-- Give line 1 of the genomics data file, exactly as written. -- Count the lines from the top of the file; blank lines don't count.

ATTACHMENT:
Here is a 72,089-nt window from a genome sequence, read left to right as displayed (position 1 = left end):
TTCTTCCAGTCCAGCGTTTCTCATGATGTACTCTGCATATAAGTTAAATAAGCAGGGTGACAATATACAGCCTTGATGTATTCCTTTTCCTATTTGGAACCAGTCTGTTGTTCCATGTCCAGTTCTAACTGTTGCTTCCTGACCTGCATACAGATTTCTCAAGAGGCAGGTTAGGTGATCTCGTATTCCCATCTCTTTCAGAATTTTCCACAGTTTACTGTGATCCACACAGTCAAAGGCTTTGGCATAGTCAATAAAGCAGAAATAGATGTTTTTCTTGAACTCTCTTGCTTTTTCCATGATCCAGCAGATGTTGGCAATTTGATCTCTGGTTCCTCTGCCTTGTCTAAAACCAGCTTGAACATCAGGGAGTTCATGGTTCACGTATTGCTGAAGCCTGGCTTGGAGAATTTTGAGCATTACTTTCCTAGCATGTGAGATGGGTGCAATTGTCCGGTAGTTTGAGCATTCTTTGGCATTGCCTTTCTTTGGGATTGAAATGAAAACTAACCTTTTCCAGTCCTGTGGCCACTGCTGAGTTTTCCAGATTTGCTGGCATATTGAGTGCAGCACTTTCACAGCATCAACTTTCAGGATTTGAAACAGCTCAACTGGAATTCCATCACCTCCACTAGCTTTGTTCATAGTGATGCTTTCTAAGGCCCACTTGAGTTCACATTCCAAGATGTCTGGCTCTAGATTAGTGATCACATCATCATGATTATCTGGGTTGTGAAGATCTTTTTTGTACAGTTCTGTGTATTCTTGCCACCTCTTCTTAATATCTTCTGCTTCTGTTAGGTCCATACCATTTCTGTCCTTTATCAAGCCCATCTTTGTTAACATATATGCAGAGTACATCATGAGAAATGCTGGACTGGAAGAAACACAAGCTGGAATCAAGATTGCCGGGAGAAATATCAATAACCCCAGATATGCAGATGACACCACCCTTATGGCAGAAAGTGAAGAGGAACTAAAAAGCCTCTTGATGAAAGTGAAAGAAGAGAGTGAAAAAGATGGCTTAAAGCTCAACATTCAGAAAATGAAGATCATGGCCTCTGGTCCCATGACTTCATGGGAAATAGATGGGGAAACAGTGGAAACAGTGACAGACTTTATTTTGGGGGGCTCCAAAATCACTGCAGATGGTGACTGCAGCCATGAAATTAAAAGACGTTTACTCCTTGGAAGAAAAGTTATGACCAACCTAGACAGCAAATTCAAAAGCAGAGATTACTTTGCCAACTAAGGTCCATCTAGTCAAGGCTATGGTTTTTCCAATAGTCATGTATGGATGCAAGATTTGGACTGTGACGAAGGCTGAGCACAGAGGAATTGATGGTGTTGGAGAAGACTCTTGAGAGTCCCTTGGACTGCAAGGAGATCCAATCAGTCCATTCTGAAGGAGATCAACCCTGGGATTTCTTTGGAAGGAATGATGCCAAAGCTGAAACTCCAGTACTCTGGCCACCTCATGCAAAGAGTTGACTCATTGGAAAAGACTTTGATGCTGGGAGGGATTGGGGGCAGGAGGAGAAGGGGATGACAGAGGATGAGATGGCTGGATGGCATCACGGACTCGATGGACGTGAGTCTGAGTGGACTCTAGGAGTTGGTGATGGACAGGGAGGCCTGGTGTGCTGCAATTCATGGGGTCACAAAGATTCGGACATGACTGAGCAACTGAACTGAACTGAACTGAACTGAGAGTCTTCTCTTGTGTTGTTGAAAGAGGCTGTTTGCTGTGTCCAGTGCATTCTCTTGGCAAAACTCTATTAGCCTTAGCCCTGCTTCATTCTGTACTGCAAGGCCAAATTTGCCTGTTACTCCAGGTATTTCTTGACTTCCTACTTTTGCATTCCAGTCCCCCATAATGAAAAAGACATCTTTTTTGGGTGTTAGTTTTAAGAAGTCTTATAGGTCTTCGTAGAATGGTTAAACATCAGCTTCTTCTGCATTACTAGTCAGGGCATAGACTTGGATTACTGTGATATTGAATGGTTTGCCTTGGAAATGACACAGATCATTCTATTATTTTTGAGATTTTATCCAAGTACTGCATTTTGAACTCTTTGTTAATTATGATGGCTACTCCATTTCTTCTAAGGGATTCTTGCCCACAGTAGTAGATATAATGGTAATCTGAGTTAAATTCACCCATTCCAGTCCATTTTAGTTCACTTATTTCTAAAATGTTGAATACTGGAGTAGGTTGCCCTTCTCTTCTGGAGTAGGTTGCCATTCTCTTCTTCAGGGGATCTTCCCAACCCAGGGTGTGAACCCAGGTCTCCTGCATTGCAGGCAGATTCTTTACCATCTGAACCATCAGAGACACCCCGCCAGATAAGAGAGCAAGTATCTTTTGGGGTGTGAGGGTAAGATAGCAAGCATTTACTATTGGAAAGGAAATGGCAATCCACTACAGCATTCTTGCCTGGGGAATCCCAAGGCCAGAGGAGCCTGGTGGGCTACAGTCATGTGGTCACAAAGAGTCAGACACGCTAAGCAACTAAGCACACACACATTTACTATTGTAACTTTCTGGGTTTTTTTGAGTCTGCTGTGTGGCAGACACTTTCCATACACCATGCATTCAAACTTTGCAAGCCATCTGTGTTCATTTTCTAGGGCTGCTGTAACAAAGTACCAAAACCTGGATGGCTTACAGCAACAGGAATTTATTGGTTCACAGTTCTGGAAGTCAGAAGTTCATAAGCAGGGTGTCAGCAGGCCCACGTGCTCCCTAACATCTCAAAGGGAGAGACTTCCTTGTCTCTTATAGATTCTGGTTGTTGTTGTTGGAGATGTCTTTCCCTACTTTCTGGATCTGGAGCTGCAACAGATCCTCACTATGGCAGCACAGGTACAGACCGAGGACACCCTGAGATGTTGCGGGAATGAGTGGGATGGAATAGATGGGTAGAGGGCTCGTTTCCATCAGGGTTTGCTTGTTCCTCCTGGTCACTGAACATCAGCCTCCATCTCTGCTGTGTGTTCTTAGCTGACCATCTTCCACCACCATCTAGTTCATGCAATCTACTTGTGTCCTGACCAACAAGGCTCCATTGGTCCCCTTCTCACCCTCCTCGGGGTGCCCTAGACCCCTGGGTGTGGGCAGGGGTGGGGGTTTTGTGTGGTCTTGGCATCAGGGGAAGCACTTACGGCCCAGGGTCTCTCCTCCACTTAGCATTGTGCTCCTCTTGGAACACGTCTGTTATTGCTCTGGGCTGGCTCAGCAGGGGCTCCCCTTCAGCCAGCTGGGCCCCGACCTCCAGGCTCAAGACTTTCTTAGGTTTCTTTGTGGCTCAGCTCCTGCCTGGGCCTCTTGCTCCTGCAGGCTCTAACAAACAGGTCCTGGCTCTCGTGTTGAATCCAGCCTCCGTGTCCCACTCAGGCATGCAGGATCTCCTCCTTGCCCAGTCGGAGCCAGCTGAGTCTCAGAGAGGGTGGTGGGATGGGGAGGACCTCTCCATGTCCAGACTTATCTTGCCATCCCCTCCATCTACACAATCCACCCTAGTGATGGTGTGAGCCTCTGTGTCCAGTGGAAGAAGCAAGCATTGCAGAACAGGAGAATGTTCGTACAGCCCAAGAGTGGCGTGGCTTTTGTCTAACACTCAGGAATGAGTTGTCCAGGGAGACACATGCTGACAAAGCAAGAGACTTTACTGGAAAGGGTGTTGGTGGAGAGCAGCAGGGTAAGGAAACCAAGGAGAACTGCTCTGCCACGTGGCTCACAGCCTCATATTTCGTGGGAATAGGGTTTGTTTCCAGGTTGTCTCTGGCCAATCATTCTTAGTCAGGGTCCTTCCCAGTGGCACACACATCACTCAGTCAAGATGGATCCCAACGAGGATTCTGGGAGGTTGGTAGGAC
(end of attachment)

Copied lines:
Here is a 72,089-nt window from a genome sequence, read left to right as displayed (position 1 = left end):